The common argument against Stein’s description of the “even‐less‐bright cousin” who immigrated to the U.S. is embedded in the notion that Indians work hard, are well‐educated and prosperous. While this holds true for a majority of Indians who arrived in the 1960s and 70s (due to the Immigration Act of 1965 which made provisions for more skilled individuals to enter the country), it does not fully represent the characteristics of recent Indian immigrants. To argue against Stein’s description of the changing trajectory of Indian immigration by extolling the prosperity of our community does not erase the fact that there still is an Indian man working the night shift at the gas station, who is one of many. We should be proud of what our community has achieved, but should ask ourselves this question: What do we really know about recent Indian immigrants to the U.S.? There seems to be an emerging divide in our community between Indian‐Americans in varying economic categories. They appear to be living in different worlds, with different opportunities to advance, socio‐economic outcomes, English speaking abilities, and rates of adjustment to the majority culture.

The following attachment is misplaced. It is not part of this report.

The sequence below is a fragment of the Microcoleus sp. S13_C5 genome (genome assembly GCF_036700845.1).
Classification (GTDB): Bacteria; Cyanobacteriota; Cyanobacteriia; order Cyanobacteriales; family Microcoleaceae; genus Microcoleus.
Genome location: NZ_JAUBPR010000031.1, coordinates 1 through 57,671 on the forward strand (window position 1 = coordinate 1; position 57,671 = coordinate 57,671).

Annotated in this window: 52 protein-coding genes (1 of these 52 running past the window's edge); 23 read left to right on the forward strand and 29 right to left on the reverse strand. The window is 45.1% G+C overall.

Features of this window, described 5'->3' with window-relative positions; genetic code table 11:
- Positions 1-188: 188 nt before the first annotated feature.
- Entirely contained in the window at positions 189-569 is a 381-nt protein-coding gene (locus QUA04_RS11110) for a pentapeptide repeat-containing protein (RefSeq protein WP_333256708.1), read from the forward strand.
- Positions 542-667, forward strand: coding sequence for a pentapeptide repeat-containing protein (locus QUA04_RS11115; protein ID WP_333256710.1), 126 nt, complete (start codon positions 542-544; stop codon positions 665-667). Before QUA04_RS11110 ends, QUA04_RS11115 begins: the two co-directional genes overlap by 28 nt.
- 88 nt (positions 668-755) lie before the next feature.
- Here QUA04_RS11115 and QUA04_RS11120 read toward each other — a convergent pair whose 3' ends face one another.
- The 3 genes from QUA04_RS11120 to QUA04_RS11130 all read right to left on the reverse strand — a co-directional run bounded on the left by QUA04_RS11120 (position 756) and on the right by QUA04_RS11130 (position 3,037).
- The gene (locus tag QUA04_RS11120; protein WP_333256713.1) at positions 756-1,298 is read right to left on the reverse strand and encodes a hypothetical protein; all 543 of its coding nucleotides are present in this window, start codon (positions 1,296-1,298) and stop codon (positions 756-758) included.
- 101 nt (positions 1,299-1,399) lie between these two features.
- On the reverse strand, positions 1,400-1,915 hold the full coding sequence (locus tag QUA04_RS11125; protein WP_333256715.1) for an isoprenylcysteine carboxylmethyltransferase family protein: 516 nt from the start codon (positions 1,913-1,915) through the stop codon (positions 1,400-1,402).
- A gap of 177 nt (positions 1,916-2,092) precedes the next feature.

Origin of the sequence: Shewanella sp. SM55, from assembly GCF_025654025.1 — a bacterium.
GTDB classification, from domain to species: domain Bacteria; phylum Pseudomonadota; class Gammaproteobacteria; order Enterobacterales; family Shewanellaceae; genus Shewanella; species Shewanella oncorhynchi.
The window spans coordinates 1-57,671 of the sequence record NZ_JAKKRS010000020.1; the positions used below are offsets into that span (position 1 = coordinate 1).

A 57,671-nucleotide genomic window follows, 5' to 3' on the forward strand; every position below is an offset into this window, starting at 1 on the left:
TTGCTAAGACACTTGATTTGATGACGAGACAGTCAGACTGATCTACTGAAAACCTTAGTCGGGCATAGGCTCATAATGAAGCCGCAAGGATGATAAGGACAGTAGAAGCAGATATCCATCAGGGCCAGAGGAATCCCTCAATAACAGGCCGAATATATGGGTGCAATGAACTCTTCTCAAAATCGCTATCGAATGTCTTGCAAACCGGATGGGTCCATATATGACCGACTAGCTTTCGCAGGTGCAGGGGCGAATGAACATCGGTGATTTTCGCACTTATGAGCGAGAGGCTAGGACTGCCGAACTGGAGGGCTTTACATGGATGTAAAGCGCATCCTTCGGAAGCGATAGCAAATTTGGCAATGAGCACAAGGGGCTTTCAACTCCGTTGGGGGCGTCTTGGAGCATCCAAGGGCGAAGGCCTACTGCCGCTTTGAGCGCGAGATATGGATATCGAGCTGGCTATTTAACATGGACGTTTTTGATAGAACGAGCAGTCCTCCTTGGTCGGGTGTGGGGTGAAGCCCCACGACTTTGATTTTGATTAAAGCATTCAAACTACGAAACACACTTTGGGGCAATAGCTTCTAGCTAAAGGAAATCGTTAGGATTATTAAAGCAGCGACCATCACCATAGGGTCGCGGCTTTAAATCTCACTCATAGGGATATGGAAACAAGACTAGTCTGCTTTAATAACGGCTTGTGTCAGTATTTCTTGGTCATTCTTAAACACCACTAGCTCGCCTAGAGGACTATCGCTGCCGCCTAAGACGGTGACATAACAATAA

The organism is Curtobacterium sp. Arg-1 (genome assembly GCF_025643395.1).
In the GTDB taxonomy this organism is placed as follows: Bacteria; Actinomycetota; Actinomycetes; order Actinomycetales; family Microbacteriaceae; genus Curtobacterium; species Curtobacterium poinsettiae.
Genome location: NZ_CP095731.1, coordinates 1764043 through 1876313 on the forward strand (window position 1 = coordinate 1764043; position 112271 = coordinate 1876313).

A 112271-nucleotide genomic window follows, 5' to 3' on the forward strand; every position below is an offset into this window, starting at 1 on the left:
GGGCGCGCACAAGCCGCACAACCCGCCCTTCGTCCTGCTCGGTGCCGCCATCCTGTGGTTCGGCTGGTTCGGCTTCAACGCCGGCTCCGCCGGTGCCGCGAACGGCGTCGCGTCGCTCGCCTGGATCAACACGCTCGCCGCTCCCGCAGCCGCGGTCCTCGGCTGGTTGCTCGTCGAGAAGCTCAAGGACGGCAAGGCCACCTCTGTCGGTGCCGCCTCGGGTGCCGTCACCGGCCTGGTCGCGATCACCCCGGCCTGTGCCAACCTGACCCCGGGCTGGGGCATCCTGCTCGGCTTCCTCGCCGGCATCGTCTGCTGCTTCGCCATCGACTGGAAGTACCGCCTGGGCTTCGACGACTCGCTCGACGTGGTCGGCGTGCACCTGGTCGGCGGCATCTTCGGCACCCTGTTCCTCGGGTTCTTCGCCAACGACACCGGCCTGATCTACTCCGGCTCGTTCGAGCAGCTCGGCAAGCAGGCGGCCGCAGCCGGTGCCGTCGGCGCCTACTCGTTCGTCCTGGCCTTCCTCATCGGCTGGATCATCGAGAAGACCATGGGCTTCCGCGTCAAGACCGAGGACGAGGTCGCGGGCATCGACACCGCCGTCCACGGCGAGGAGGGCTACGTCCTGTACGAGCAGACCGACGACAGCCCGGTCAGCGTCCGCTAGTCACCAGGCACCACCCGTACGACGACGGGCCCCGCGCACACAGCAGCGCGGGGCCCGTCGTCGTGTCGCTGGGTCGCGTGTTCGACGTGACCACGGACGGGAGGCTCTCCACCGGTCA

As a mental health organization, the Division on South Asian Americans advocates for viewing individuals from multiple perspectives and contexts. As mental health professionals we want to address the need to develop a critical consciousness about racial, ethnic, gender, and homophobic biases in the media, social conversations which continue to be “acceptable” in our culture. Developing the skills to have conversations about the stereotypes and biases in the South Asian community is a precursor to addressing these negative comments from outside the community. Research has shown that this type of racial discrimination and stereotyping has the potential to create psychological distress such as increased anxiety and lower self‐esteem among members of the Indian American community. Our own communities’ subconscious biases and prejudices may have allowed Joel Stein to feel he can mock and stereotype Indians living in Edison; as long as he doesn’t take the same tone with the “model minority’ who came over with the credentials to become doctors, engineers and IT professionals. The prejudices and biases that South Asians face from their own community may in fact be more psychologically damaging that those we face from outside the community.